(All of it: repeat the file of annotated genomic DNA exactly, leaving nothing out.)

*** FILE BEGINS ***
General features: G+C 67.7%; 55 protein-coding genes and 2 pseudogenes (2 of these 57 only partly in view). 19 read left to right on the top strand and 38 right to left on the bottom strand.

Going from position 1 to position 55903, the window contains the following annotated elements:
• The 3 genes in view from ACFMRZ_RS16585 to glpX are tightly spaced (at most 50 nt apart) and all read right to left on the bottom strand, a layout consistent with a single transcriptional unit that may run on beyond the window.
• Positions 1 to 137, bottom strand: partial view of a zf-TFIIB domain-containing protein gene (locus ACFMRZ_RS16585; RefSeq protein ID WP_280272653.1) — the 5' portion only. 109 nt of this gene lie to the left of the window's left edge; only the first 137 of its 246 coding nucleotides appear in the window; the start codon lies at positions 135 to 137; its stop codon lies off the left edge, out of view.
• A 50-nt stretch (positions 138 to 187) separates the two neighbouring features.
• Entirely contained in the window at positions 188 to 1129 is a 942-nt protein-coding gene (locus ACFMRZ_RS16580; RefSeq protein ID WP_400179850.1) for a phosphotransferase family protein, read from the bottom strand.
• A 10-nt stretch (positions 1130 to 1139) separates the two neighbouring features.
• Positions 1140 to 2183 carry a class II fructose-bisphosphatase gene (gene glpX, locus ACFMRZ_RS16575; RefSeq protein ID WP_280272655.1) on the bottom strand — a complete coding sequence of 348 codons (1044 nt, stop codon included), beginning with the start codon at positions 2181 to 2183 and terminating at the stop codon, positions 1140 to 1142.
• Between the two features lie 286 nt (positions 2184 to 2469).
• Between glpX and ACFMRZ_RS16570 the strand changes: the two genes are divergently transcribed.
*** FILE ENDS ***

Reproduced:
General features: G+C 67.7%; 55 protein-coding genes and 2 pseudogenes (2 of these 57 only partly in view). 19 read left to right on the top strand and 38 right to left on the bottom strand.

Going from position 1 to position 55903, the window contains the following annotated elements:
• The 3 genes in view from ACFMRZ_RS16585 to glpX are tightly spaced (at most 50 nt apart) and all read right to left on the bottom strand, a layout consistent with a single transcriptional unit that may run on beyond the window.
• Positions 1 to 137, bottom strand: partial view of a zf-TFIIB domain-containing protein gene (locus ACFMRZ_RS16585; RefSeq protein ID WP_280272653.1) — the 5' portion only. 109 nt of this gene lie to the left of the window's left edge; only the first 137 of its 246 coding nucleotides appear in the window; the start codon lies at positions 135 to 137; its stop codon lies off the left edge, out of view.
• A 50-nt stretch (positions 138 to 187) separates the two neighbouring features.
• Entirely contained in the window at positions 188 to 1129 is a 942-nt protein-coding gene (locus ACFMRZ_RS16580; RefSeq protein ID WP_400179850.1) for a phosphotransferase family protein, read from the bottom strand.
• A 10-nt stretch (positions 1130 to 1139) separates the two neighbouring features.
• Positions 1140 to 2183 carry a class II fructose-bisphosphatase gene (gene glpX, locus ACFMRZ_RS16575; RefSeq protein ID WP_280272655.1) on the bottom strand — a complete coding sequence of 348 codons (1044 nt, stop codon included), beginning with the start codon at positions 2181 to 2183 and terminating at the stop codon, positions 1140 to 1142.
• Between the two features lie 286 nt (positions 2184 to 2469).
• Between glpX and ACFMRZ_RS16570 the strand changes: the two genes are divergently transcribed.